SEN Will Continue To Publish Through COVID-19 Outbreak
Norman and Ronnie Rotakin have been telling people in Surry Hills to "bloody get back inside, you idiots."
Security Electronics & Networks Magazine and its digital platforms, including SEN magazine SEN website, SEN EDM and the new SEN Access, Alarms & Automation EDM slated for release in May, will continue to be published throughout the COVID-19 crisis, keeping readers informed of the latest challenges and solutions.
“Suppliers and integrators with products, solutions and tips that might assist installers, integrators and end users get through the challenges ahead, are encouraged to send information to [email protected],” said SEN’s Monique Keatinge.
“SEN will also undertake to amplify any calls for assistance from businesses seeking material or manpower support of any kind – if you run into challenges let us know and we will rally industry support through our channels, including B2B social media,” Keatinge said. “We prioritise installers and integrators, so if you run short of stock, cabling, boots on the ground, be sure to let us know.”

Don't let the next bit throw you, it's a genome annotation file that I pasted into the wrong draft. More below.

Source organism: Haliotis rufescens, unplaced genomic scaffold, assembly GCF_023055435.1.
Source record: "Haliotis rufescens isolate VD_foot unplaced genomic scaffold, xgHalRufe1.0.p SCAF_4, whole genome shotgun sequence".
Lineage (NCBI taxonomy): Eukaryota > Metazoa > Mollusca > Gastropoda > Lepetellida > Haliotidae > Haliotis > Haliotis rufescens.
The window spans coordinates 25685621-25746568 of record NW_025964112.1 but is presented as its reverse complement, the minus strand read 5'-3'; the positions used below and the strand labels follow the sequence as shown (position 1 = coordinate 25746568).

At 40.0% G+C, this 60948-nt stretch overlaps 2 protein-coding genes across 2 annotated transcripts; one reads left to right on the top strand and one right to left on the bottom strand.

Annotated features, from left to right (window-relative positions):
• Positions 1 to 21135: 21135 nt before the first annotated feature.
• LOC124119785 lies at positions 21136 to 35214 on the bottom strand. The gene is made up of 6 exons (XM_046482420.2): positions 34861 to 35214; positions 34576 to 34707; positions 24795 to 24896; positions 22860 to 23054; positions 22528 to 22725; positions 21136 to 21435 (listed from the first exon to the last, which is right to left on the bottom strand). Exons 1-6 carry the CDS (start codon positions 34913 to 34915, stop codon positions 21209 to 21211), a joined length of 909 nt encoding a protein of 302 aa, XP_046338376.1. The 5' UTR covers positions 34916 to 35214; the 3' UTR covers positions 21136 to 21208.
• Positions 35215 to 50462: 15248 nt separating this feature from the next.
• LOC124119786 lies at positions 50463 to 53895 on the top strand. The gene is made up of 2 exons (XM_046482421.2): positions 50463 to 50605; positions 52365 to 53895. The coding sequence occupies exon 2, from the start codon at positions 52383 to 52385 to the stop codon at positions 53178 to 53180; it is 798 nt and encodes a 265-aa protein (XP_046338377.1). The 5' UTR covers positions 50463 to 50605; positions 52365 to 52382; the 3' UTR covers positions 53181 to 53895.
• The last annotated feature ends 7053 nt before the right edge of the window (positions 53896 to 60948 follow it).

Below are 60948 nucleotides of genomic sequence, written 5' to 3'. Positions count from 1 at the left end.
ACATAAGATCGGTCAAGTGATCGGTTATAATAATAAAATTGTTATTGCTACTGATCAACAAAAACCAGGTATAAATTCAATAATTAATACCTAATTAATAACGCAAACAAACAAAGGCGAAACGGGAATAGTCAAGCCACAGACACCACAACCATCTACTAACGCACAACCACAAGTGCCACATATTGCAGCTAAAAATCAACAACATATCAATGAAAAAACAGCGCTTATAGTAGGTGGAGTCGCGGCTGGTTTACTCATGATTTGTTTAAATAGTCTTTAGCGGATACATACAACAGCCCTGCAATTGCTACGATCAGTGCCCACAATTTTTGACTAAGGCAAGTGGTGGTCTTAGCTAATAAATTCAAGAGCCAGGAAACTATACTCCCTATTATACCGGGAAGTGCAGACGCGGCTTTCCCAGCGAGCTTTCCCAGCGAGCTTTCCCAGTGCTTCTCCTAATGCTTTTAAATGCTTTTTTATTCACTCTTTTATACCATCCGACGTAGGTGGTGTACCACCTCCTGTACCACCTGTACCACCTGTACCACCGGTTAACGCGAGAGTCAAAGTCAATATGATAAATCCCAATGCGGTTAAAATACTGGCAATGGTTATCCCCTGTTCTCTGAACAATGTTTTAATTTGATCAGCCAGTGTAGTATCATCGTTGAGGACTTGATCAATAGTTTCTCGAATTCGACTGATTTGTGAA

According to Keatinge it’s vital security people take care of themselves and their teams.
“I urge everyone in the electronic security industry – including customers – to take care of themselves, to follow health guidelines, including avoiding close contact with other people, and to work remotely where possible. C19 is life-threatening and we want to see you all after this outbreak is brought under control, which it will be. Researchers say that if 80 per cent of the Australian population isolates the outbreak will be over by July.
“I also urge everybody to maintain lines of communication between themselves and their business and customers – don’t go dark – the security industry’s entire reason for being is to respond to crises by empowering security and emergency services teams through technology and this is what we must continue to do.
“Whether we realise it or not, security people are critical to the management and protection of hundreds of thousands of sites across the country. This responsibility has not gone away – instead the security function has become more critical than ever before.”
According to Keatinge, the decision to keep SEN running was not unanimous.
“There were issues with Norman wanting to flee to the countryside as part of some sort of doomsday prepper thing he picked up watching Contagion on NetFlix,” Keatinge said. “And Ronnie Rotakin got all wound up over the risks of carrying the virus on his cardboard box and wanted to migrate to New Zealand, where he said “politicians are sensible”.
“Even SEN’s editor had wild fantasies of going sailing for the next 3 months to focus on ‘planning’ but I quickly put the kybosh on that.”